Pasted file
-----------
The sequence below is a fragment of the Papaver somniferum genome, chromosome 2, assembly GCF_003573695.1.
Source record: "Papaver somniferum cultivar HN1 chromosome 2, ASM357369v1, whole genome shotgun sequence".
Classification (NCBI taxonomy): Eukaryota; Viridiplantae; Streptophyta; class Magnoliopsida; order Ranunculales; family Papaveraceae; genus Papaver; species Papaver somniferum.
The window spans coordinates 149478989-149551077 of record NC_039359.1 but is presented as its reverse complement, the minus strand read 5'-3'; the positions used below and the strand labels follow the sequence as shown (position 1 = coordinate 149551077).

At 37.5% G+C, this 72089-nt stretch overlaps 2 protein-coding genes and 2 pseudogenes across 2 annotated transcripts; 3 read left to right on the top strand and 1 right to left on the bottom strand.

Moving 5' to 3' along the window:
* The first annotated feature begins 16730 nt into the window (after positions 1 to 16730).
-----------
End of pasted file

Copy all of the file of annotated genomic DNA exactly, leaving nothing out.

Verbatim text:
The sequence below is a fragment of the Papaver somniferum genome, chromosome 2, assembly GCF_003573695.1.
Source record: "Papaver somniferum cultivar HN1 chromosome 2, ASM357369v1, whole genome shotgun sequence".
Classification (NCBI taxonomy): Eukaryota; Viridiplantae; Streptophyta; class Magnoliopsida; order Ranunculales; family Papaveraceae; genus Papaver; species Papaver somniferum.
The window spans coordinates 149478989-149551077 of record NC_039359.1 but is presented as its reverse complement, the minus strand read 5'-3'; the positions used below and the strand labels follow the sequence as shown (position 1 = coordinate 149551077).

At 37.5% G+C, this 72089-nt stretch overlaps 2 protein-coding genes and 2 pseudogenes across 2 annotated transcripts; 3 read left to right on the top strand and 1 right to left on the bottom strand.

Moving 5' to 3' along the window:
* The first annotated feature begins 16730 nt into the window (after positions 1 to 16730).